Big banks see slow recovery for small business
Marc Bernstein’s response to reports of loan facilitators advising small business clients to avoid big banks: “It’s simply bad information.”
The head of Wells Fargo’s small business lending initiatives then pointed to the $3.7 billion the country’s fourth-largest bank (by total assets) lent to small firms over the first three months of the year – an increase of 27 percent over the first quarter of 2010.
“That’s not small change,” said Bernstein, who added Wells Fargo is the largest national lender of loans under $100,000 and was recently honored as the Small Business Administration’s (SBA) 2011 Large 7(a) Lender of the Year. “We are trying to do everything we can to get people who apply for a loan approved, but the fact of the matter is that there are a lot of small businesses that unfortunately have been hit very badly by the downturn and are struggling and it’s hard to see how they’re going to handle more debt.”
This appears to be the view of most big banks, who insist they are ready to lend, so long as the business owner can show they are capable of repaying the loan.
But what if your primary source of collateral – your house – has plummeted in value due to the housing slump that still has a grip on the country?
“We love collateral, but we are first and foremost cash-flow lenders,” said Bank of America small business executive Robb Hilson, adding a company’s current and future sales are a better indicator of its ability to handle more debt. “We could have bullet-proof collateral, but if the business owner has a hard time demonstrating that they can repay the loan vis-a-vis cash flow then we’re not as excited about doing it.”
Bank of America, the biggest U.S. bank, made more than $92 billion in loans to small and medium-sized business in 2010 and is the top lender of SBA 504 loans, which are used to purchase commercial real estate, upgrade existing facilities or buy new equipment.
“We think that’s a really good product, particularly for small business owners who have to refinance loans that are secured by real estate that has been hard hit from a value standpoint in the last few years,” said Hilson, adding the borrower only has to put up 10 percent of the payment, with the SBA guaranteeing 40 percent of the loan and the bank taking care of the rest.
Even with banks proclaiming they’re open for business, the willingness of small business owners to take on additional debt has fallen. Combine that with slow consumer spending and it’s not hard to see why small businesses are not hiring or expanding, said Bernstein.
“They’re as uncertain about the economy as all the rest of us,” he said, noting in some areas of the retail sector sales have dropped 30 percent from where they were in 2008 prior to the financial crisis. “If you were a small business would you consider this time to grow and expand?”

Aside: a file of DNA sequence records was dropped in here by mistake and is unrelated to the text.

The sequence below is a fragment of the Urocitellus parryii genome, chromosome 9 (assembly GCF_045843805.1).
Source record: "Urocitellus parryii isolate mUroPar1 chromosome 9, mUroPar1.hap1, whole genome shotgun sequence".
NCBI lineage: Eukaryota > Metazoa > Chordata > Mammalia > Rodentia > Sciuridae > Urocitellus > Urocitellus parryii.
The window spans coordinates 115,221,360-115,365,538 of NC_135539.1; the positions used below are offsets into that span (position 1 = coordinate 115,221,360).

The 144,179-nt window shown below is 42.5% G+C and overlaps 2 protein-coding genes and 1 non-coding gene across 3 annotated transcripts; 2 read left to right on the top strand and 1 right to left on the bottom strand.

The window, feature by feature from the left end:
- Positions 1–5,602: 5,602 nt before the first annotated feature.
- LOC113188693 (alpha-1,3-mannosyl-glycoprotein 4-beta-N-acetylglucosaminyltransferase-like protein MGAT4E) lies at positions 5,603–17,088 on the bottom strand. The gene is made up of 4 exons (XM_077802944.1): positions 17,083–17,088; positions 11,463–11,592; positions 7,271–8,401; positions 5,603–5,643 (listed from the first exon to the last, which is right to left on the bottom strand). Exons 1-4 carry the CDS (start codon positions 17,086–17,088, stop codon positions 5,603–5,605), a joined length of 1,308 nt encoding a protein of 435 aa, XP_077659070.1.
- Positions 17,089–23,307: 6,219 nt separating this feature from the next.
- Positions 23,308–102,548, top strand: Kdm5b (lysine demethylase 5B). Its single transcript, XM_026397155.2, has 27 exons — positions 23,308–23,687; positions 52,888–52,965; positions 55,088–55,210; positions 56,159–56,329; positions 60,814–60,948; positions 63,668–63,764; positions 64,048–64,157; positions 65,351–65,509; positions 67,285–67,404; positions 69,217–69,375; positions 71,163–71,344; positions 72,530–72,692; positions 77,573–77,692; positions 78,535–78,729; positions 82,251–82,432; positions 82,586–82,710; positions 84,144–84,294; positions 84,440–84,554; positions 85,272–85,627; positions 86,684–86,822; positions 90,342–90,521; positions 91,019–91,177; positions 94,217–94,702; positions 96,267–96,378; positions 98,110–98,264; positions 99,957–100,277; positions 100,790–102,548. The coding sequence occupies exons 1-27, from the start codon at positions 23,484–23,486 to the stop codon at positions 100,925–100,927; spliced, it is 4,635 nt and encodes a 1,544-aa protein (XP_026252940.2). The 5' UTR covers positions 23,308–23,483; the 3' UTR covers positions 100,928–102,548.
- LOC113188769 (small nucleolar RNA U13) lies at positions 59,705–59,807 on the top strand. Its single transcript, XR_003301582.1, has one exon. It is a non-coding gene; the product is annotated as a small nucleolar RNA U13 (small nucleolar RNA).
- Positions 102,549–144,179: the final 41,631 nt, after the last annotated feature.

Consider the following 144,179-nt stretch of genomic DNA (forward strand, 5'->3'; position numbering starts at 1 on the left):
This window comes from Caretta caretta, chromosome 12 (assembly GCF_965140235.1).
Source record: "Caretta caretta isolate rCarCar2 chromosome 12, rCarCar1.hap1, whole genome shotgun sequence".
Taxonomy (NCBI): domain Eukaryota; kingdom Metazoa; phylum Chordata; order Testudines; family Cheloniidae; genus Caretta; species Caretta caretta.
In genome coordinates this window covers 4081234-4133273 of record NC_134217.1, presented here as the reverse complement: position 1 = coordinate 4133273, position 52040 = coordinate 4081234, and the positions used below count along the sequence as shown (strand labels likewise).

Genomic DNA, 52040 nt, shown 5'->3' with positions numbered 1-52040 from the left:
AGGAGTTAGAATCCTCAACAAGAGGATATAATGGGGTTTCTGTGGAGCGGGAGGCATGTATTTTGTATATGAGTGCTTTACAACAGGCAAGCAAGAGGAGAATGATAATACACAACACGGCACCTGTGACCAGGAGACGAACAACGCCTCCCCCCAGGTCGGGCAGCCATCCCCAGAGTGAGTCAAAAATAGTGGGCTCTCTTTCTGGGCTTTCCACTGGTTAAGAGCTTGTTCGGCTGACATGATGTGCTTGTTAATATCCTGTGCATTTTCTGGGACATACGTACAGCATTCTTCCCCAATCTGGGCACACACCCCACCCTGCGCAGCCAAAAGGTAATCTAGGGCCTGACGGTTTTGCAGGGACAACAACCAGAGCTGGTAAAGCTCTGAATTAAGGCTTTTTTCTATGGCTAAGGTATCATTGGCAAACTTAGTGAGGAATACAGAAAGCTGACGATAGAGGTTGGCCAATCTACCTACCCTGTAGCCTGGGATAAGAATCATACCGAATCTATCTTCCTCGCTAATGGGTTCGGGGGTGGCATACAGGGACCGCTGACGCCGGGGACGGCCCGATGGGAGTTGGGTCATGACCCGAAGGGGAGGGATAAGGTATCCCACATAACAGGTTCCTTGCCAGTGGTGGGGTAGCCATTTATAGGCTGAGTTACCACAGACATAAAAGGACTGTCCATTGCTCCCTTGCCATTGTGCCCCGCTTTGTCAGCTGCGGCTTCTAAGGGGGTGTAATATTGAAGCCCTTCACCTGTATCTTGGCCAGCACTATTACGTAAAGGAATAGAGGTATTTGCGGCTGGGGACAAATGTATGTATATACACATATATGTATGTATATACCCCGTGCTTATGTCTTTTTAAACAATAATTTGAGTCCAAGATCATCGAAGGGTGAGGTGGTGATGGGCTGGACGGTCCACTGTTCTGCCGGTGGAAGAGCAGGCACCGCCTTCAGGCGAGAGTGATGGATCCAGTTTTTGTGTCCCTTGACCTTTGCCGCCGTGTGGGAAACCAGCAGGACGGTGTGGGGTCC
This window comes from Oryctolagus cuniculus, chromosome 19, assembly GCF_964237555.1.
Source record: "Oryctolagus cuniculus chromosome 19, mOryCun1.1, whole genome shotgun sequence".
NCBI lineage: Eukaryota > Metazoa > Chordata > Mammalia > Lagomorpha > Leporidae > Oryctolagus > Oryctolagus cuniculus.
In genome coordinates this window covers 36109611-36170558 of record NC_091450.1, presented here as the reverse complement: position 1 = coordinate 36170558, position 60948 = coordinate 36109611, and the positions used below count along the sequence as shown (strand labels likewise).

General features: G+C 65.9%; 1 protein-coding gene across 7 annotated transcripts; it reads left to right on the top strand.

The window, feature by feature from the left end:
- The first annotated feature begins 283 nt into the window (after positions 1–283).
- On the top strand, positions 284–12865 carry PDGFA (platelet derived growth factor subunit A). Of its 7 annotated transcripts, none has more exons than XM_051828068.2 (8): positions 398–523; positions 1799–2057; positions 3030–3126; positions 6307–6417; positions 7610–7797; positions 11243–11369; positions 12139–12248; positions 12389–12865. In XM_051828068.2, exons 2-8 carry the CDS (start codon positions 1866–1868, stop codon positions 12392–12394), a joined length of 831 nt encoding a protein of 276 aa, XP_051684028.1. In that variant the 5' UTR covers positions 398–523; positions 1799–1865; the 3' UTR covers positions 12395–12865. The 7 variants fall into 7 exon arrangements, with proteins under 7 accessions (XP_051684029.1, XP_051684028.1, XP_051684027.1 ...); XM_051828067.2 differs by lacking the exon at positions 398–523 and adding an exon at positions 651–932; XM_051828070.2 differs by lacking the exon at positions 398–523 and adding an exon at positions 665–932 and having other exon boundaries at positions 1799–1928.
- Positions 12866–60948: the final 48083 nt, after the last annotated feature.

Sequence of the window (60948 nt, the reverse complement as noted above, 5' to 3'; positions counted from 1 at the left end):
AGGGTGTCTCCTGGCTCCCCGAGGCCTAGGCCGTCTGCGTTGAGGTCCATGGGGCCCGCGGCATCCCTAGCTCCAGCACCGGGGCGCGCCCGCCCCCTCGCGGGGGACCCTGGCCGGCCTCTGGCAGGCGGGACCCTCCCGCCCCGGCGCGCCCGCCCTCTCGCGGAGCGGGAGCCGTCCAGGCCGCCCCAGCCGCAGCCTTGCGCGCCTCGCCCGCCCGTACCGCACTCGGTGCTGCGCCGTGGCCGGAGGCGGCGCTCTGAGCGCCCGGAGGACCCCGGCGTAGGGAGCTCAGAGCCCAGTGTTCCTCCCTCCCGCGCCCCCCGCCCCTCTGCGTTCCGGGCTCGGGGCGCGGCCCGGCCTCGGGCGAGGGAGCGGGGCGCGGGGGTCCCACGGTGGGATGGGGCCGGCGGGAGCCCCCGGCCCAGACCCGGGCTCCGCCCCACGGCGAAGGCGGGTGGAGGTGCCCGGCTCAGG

A recent Wells Fargo/Gallup quarterly survey revealed a decline in small business owner optimism since January, falling 12 points to sit at zero – an indicator that small business owners are generally neutral about their companies’ situation. A third of the 602 small business owners polled rated their current financial situation very or somewhat poor, up from 27 percent in the first quarter. And 22 percent expected their financial situation to be very or somewhat poor over the next year, an increase of 5 percent from January.
“People are a little bit cautious in this environment and understandably so,” Bernstein said, noting the situation had still improved from a year ago when small businesses charge-offs and bankruptcies were high. “Delinquencies are improving dramatically. That is the very sunny spot in this picture.”
In contrast to the Wells Fargo survey, Citibank is seeing the mood among small business owners improving with more of them thinking about hiring and spending on marketing, said Raj Seshadri, head of Citi’s small business operations.
The Citibank survey, released earlier this month, showed 68 percent of the 1,004 small business polled intended to increase marketing and 54 percent said they will offer new products and services. As far as growth over the next year, 19 percent said they plan to hire, up from 14 percent in January.
“So definitely a lot better than a year ago, but not to the point where they are jumping in with two feet as yet,” Seshadri said, adding the country’s second-largest bank saw small business loan demand nearly double in March from January levels. “What is clear is that there’s a turning point; there’s a change in trajectory starting at about second quarter of this year. We definitely see a bend in the curve.”
Bernstein is more tepid about a rebound, pointing out that while demand remains weak there are “some signs of firming.” He said the events of the last three years have taught small business owners about the dangers of over-leveraging.
“I just think people have a more sober perspective now having seen what can happen when you have a very deep recession.”